Ayatollah Khamenei’s Shia International looms large

Sunday 26/11/2017
Exporting zeal. Women wave a Lebanese national flag and Hezbollah flags in front of a portrait of Iran’s supreme leader, Ayatollah Ali Khamenei, in the southern Lebanese town of Bint Jbeil. (AFP)

After the fall of the last bastion of the Islamic State (ISIS) in Abu Kamal, close to Syria’s border with Iraq, a senior member of Iran’s Islamic Revolutionary Guard Corps (IRGC) announced the extremist group’s “total defeat” to the world.
Major-General Qassem Soleim­ani, chief commander of the IRGC’s al-Quds Force, which man­ages extraterritorial operations, sent a letter to Iranian Supreme Leader Ayatollah Ali Khamenei. In Soleimani’s letter, he thanked “Iranian, Iraqi, Syrian, Lebanese, Afghan and Pakistani guardians of the shrine” who sacrificed their lives defending the “life and hon­our of Muslims.”
The nationalities mentioned were not random. They make up the bulk of Shia fighters under his command in Syria and Iraq. This writer’s survey of foreign Shia fighters killed in combat in Syria provides corroboration. I have identified, at the very least, 785 Afghans, 526 Iranians, 105 Iraqis, 1,201 Lebanese and 144 Pakistanis killed in the fighting since January 2012. In Iraq, I have totalled 2,393 Iraqi losses and 42 Iranian nation­als killed since the rise of ISIS.
However, Tehran’s outreach is not limited to these nationalities.
There are no accurate statistics on the number of Shia worldwide, but as the second largest sect within Islam, Shia likely constitute between 10-13% of Muslims, or between 150 million-200 million people worldwide. In Lebanon and the Persian Gulf region, there is a much higher percentage of Shia.
Regardless of the size of the Shia community in Iran’s neighbour­hood, Ayatollah Khamenei has grander designs than leading a mi­nority within Islam. He has tried hard to depict himself as vali-ye amr-e Moslemin, or chief guard­ian of Muslims. In an attempt to take over leadership of the Muslim umma, or community of believ­ers, he has chosen a bifurcated approach.
Khamenei, like his predeces­sor Grand Ayatollah Ruhollah Khomeini, has tried to overcome the Shia/Sunni divide by identify­ing the United States and Israel as common enemies of all Muslims. According to this narrative, Sunni Arab leaders who pursue their na­tional interests in cooperation with the United States and peaceful coexistence with Israel are traitors and lackeys of global arrogance.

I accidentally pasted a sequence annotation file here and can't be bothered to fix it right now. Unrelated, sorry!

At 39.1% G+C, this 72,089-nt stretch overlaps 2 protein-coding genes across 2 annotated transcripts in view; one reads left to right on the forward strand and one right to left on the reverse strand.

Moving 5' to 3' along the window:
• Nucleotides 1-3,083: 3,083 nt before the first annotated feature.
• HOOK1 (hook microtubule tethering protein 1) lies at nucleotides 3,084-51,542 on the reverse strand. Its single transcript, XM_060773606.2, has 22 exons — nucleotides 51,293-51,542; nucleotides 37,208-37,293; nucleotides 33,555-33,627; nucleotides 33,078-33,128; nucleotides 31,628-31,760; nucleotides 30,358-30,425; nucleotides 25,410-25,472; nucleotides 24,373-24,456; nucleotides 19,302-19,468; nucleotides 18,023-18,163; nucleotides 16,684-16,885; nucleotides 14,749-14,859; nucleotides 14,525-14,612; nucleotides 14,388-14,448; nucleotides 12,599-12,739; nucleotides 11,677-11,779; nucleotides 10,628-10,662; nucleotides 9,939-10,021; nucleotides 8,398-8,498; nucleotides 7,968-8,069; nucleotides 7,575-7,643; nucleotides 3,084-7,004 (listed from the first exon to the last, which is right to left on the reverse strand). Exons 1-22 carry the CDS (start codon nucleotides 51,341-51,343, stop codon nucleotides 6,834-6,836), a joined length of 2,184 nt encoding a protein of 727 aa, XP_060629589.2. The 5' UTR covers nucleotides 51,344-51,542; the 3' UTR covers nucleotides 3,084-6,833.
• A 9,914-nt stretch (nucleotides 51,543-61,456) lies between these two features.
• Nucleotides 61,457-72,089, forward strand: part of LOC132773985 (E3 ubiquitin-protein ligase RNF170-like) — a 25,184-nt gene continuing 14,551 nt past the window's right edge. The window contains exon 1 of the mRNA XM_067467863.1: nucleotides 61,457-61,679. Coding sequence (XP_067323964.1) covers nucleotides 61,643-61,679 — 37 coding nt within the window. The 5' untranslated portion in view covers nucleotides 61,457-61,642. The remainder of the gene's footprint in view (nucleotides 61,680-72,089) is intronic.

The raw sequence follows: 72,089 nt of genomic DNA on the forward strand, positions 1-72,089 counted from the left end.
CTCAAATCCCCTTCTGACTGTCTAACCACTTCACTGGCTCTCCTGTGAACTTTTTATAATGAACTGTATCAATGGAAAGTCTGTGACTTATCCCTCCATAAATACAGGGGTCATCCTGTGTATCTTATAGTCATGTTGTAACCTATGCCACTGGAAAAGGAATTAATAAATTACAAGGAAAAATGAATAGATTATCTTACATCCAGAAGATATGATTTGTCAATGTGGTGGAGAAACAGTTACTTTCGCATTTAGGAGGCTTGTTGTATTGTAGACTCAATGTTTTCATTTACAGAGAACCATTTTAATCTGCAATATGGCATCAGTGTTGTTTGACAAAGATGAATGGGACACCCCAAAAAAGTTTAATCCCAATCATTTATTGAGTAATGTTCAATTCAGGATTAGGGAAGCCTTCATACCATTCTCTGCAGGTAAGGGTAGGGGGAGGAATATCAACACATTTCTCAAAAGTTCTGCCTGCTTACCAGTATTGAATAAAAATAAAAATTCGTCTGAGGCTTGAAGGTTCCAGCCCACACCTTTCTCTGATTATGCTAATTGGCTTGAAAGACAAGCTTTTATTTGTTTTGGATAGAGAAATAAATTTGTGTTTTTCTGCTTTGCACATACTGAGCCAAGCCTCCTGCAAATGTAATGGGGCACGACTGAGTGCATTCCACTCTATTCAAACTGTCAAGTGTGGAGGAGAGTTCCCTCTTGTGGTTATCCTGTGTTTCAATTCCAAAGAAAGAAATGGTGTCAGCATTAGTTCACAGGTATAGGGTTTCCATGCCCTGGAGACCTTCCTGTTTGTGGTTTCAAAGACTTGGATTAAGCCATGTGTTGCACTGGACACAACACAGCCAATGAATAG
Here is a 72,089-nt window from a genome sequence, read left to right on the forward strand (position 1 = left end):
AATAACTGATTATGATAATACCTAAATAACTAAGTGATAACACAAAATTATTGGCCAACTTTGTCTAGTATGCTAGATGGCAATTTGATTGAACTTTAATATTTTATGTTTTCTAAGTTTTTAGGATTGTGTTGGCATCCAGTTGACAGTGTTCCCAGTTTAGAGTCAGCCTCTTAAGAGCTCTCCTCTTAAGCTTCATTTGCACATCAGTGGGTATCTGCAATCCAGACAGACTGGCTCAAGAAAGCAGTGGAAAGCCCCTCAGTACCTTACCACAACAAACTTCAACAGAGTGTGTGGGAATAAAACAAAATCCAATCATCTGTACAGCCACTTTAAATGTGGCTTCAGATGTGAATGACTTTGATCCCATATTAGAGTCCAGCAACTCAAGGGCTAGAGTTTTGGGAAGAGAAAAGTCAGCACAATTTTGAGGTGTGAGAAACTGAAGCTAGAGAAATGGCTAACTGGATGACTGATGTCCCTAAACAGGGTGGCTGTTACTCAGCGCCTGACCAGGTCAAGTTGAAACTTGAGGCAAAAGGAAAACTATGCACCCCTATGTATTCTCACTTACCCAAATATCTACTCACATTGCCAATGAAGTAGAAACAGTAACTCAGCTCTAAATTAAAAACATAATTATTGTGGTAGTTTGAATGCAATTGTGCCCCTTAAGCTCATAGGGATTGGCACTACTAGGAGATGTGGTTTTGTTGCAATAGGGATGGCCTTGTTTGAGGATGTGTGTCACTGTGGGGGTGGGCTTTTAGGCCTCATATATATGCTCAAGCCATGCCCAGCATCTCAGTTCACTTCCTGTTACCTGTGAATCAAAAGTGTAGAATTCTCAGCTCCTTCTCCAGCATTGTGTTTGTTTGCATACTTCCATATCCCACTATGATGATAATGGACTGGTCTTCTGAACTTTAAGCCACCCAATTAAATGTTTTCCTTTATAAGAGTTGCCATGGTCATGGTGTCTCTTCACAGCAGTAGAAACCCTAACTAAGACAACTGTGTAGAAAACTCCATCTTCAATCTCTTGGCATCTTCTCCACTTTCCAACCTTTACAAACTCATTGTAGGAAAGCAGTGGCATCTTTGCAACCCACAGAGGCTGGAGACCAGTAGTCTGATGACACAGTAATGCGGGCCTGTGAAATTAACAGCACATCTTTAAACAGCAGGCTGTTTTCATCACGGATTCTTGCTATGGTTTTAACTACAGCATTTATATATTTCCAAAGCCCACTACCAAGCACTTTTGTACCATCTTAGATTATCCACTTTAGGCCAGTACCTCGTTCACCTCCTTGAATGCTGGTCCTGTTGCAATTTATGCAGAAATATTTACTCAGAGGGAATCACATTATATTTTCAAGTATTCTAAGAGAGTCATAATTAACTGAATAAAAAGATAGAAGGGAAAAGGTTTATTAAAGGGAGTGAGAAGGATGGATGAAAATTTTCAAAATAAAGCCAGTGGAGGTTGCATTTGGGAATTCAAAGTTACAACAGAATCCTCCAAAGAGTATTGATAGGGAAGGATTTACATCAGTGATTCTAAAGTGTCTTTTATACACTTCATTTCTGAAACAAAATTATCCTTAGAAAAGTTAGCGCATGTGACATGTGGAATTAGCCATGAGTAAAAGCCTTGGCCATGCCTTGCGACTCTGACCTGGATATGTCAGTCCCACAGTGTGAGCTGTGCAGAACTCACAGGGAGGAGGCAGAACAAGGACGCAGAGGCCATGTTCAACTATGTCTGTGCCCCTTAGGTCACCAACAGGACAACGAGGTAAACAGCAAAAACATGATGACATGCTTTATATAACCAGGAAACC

The Islamic Republic is also aim­ing to export the revolution en­shrined in its constitution. Article 154 of Iran’s Constitution obliges the state to support “the just struggles of the oppressed against the oppressors in every corner of the globe.” For all practical pur­poses, this means trying to control Shia communities in Afghanistan, Bahrain, Iraq, Kuwait, Lebanon and Saudi Arabia and undermin­ing the Sunnis.
Under Khamenei, the Islamic Republic is pursuing its goals in a more sophisticated fashion than in the early days of the 1979 revolution. Today, Tehran boasts a multifaceted approach tailored to social and political conditions in disparate countries.
In Lebanon, Tehran has suc­cessfully managed to create and nurture Hezbollah as the central political player and formidable military force. At the same time, Iran has attempted to keep Leba­nese state institutions weak. The militia also constitutes Tehran’s first line of defence in conflicts with Israel and serves as a mer­cenary force in regional conflicts such as the civil war in Syria.
In Iraq, the Islamic Republic pursues a policy of supporting Shia control over the govern­ment, even as it undermines it by providing military and logistical support to Iraqi Shia militias that are not within Baghdad’s control. In doing so, Iraqi Shia will find themselves in a permanent state of dependency on Tehran.
In Afghanistan, by training the Fatemiyoun Division in Syria, Teh­ran is preparing for NATO’s possi­ble disentanglement from Central Asia. The Shia Afghan division can be deployed to advance Tehran’s interests in Afghanistan and could help create a buffer zone between the Sunni-dominated centre and Iran’s vulnerable eastern borders.
In Bahrain, Tehran uses political means to take advantage of the crisis between the country’s Shia population and the Sunni rulers.
In Saudi Arabia and Yemen, the Islamic Republic tries to entan­gle the house of Saud in a costly military conflict with the Houthis. It also keeps Saudi security forces preoccupied with internal security threats to the kingdom, in par­ticular in the Eastern Province by inciting the local Shia population against Riyadh.
In Kuwait, where the Shia are an integrated part of the political power structure, the Islamic Re­public tries hard, but unsuccess­fully, to infiltrate the Shia commu­nity and simultaneously pursues a policy of driving a wedge between Kuwait and Saudi Arabia.
The Islamic Republic’s multi­faceted approach is paying off. This should make the Sunni rulers consider the social, political and economic conditions that propel some Arab Shia to Tehran for support.